Our businesses and communities thrive when we have good schools—this is why I have always made education one of my top priorities. In 2007, the General Assembly passed a budget with $600 million in new funding for education—the largest funding increase in over 30 years. Despite our highly publicized differences last year, the General Assembly and the governor came to the agreement that we need to focus on education.
As chairman of the Illinois House Elementary and Secondary Education Committee, I have sponsored legislation to establish a grant program for class size reduction in kindergarten through third grade classrooms. There are too many classrooms in Illinois with ratios of 30 or more children to one teacher. When schools are crowded, teachers cannot give students the individual attention they need, and our children do not receive the education they must have to succeed. I also sponsored legislation that established a technology immersion grant program, which allows schools to test-pilot technology in education. Each child has a different learning style, and some students are able to learn more easily with technology such as laptops and computer presentations. Bringing technology into our schools will improve our students’ skills, enabling them to compete in a global economy.
While much of our focus in Springfield is on education funding and funding reform, we have also spent a great deal of time and attention on accountability. This was brought to the limelight by the business community to ensure that the funding our school districts receive is used in a way that most benefits our children’s achievement levels. But while accountability is very important, some of these measures have gone too far. No Child Left Behind is the largest piece of accountability legislation the United States education system has seen in recent years. In theory, this federal legislation would hold our teachers and our school districts accountable for the subjects they teach our students. Yet in practice, this legislation has deteriorated our education system and forced teachers to teach our children how to simply pass a test rather than teaching for comprehension.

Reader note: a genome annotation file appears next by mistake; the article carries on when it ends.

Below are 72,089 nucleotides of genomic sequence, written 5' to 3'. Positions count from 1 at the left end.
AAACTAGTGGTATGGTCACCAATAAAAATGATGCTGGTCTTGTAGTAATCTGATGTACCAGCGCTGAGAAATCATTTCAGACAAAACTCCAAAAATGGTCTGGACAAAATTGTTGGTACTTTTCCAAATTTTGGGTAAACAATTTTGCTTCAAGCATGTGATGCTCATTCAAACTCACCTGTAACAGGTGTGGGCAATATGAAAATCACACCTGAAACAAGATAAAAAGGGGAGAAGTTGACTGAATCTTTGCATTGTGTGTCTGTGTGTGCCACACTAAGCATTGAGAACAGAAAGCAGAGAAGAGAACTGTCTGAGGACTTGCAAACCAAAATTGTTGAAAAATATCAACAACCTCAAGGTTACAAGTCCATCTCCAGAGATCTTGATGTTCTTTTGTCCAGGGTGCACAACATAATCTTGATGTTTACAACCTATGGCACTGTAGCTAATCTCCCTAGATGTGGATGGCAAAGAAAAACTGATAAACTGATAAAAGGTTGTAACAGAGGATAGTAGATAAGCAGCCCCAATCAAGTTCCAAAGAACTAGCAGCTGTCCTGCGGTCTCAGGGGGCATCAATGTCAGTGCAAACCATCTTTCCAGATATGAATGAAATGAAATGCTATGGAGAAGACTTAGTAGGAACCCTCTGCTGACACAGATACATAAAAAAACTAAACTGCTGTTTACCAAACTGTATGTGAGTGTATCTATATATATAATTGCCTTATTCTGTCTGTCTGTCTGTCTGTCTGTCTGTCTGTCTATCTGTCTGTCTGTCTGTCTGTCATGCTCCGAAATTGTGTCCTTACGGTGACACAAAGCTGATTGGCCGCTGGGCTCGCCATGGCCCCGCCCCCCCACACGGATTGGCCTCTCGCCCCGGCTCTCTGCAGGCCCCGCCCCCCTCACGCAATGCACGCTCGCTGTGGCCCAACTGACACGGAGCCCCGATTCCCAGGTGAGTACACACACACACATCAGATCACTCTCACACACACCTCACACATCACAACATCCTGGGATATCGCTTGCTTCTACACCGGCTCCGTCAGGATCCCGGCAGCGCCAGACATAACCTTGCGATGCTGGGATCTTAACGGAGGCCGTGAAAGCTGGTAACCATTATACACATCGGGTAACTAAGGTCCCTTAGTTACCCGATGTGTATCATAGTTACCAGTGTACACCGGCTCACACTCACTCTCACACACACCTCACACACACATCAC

While No Child Left Behind has forced our schools to focus on testing, it has also forced music, art and vocational training out of class schedules. One thing that I hear when talking to business and labor leaders is that, while college prep is very important, we also need more career and technical training. We have many quality programs in our area high schools, but perhaps the one area we can improve upon is better dialogue between school officials and local businesses to ensure students are receiving the right training to be hired locally.
Career and Technical Education (CTE) also increases the academic outcome in our schools and supports economic and workforce development in Illinois. CTE increases graduation rates by up to 28 percent and significantly increases grade point averages. According to the U.S. Bureau of Labor Statistics, 18 of the 20 fastest-growing occupations within the next decade will require career and technical education. CTE graduates are 10 to 15 percent more likely to be in the labor force and earn eight to nine percent more than graduates of academic programs. Some reports have shown that a majority of students who dropped out of high school would have stayed if there was more “real-world” learning. CTE programs provide students with academic and technical skills to bring to the local workforce.
From pre-school, elementary and secondary education to career and technical education to higher education, we must continue to improve our children’s education and their chances at a successful future. In order to do that, we as legislators and local leaders need to work with educators to produce the best possible product—students who can successfully meet the challenges of our ever-changing world. IBI